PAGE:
Hotel Noir by Casper Silk

“Welcome to the Hotel Noir, peerless gem of hospitality and sole holder of a Michelin star on the island of St Germaine”

The story follows Francis Stein, a widowed American academic, who has been visiting the island for over twenty years, as he records his life, his attempts to save a young prostitute from herself and, just for good measure, his dreams. And then, about halfway through the book, things take a turn for the worse.

This is, according to the blurb, “A kaleidoscopic striptease of the human soul” that will “make you sweat”. It’s also a book that I would probably never have bought for myself. But the nice people at Pale Fire Press asked me to do a review, and I always like to expand my horizons a bit. So, what did I make of it?

Let’s make this clear from the beginning – I’m not the right person to review this book. The writing style is completely out of what I suppose you could call my comfort zone, laden with bizarre lyrical touches, eccentric characters and an overdose of simile and metaphor.

As such, as a book, I don’t think I can give a constructive opinion of it. It’s fair to say that I didn’t “get” it. The language became irritating very quickly, and I found it a genuine struggle to finish, despite it being less than 200 pages long.

But as a murder mystery? That’s my thing, so I should say something about that. Well, that’s not great either. Spoiling a major twist on the blurb didn’t help. It certainly isn’t worth ploughing through the prose just for the mystery.

All I can recommend is that if you’re a reader with a wider range of tolerance to this sort of thing than me, have a browse of the first chapter first – that should make your mind up. But I’m afraid I can’t recommend it at all.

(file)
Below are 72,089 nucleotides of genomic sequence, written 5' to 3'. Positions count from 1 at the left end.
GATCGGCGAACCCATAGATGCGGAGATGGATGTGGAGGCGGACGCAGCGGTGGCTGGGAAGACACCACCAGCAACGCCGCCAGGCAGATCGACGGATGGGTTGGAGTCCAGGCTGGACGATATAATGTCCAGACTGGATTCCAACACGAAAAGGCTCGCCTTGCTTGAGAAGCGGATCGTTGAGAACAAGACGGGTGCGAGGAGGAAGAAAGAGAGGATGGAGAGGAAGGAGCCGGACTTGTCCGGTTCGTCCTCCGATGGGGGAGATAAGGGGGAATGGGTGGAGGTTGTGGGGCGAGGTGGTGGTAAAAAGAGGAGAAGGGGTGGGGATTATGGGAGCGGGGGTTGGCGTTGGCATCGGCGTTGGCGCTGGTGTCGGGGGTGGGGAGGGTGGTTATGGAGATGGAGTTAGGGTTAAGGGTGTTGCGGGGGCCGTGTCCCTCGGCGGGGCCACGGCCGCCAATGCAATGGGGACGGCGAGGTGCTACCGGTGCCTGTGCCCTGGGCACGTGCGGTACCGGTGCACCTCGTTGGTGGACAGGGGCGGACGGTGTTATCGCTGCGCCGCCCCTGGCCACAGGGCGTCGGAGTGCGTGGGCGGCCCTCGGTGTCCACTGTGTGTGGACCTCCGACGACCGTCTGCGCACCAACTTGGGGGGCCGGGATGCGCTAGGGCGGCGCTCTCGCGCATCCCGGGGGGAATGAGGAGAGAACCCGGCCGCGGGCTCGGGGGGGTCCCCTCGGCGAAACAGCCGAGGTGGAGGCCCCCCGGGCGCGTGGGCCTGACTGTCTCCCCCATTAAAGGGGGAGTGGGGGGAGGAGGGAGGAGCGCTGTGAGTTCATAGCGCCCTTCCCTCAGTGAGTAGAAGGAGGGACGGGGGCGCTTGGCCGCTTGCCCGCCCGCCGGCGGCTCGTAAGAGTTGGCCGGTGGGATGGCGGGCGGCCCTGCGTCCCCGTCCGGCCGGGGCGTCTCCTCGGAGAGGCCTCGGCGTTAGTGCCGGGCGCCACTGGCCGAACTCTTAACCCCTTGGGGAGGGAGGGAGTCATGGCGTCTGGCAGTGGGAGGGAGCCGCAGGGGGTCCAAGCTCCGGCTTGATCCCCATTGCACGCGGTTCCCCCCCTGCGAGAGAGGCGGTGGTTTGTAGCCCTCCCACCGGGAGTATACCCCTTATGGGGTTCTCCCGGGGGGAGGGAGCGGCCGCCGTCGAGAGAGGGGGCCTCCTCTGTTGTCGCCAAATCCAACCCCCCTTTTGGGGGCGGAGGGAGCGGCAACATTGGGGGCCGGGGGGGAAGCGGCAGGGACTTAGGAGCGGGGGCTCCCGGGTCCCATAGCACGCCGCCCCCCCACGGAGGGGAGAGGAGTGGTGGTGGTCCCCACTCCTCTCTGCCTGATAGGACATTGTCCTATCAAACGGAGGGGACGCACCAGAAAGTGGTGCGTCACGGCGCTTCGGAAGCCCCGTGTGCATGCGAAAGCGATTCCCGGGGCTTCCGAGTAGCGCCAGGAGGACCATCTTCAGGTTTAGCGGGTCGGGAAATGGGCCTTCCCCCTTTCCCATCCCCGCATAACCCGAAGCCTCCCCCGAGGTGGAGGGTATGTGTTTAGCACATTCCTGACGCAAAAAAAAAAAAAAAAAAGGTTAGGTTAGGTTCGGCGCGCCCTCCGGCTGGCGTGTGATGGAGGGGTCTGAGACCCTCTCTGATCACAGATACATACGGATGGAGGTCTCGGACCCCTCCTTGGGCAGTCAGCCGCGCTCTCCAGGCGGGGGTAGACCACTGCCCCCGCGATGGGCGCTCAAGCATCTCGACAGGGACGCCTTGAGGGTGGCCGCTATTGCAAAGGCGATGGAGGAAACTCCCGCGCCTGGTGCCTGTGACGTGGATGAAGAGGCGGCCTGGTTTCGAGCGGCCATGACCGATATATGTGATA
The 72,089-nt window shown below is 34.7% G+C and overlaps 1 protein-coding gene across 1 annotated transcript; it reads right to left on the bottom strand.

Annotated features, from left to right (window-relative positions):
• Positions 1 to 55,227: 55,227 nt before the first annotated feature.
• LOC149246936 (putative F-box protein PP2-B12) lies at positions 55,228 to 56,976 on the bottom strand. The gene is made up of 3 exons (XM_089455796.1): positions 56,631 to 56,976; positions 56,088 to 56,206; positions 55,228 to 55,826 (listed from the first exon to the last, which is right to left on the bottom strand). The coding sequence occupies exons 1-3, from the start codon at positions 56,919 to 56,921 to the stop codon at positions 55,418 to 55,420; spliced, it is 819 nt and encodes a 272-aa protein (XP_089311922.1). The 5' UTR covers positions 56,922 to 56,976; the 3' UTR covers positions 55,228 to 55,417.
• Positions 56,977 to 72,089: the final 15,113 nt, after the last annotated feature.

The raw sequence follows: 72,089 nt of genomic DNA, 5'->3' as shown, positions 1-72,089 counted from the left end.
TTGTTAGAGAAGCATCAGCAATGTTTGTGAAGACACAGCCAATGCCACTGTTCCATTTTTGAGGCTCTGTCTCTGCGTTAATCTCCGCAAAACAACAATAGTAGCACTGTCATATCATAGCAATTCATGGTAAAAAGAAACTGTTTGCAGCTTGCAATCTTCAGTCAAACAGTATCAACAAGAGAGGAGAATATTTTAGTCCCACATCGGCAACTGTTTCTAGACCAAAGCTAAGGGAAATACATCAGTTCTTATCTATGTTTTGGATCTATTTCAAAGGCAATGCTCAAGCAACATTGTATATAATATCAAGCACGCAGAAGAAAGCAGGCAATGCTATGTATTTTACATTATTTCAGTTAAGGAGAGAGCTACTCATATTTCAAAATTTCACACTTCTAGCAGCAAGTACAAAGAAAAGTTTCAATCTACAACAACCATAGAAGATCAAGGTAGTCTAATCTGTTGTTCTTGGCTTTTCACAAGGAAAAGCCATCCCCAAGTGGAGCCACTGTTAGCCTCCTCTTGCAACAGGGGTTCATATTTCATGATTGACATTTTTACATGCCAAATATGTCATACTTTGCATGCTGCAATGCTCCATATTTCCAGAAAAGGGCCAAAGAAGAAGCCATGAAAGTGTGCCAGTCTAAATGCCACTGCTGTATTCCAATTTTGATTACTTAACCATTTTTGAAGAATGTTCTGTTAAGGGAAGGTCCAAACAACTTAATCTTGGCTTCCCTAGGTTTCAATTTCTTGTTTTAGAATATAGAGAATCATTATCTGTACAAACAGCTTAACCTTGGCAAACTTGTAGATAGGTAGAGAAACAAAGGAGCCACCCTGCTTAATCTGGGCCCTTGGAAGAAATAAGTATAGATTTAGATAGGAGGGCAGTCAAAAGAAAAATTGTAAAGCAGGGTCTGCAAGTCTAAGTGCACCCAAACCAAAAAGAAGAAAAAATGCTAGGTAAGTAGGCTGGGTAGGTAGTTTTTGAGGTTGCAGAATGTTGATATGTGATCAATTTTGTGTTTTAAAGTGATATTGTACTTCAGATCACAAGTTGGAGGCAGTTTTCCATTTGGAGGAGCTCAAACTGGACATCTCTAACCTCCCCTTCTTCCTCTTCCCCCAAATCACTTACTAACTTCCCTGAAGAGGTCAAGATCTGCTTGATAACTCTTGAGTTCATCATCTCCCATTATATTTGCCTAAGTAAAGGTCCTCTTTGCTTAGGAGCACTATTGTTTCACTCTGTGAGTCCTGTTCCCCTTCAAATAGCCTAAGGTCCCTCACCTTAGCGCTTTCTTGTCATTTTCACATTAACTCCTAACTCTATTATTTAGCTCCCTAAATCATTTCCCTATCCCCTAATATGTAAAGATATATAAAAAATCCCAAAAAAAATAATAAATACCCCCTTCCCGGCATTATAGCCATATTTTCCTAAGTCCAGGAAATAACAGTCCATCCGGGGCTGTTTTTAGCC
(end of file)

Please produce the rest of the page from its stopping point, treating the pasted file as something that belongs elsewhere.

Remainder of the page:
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7 comments

  1. Puzzle Doctor – First, thank you for your candor. And I couldn’t agree with you more about blurbs that give away major plot points and twists. I’ve even read some that give the whole novel away and I really dislike that!

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    • Well, I had to be honest about this one – but as I said, I’m not the right reader for this book. So much so, I considered not posting a review, but it is a mystery novel and hence felt I would be doing my readers a disservice if I didn’t. I’ll be very curious to see what others think of it.

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  2. Reviewers should never be hesitant to post bad reviews — you are doing us a service and we’re all able to make up our own minds based on your review, which is in turn based on facts and not just preferences. So thanks for posting yours.

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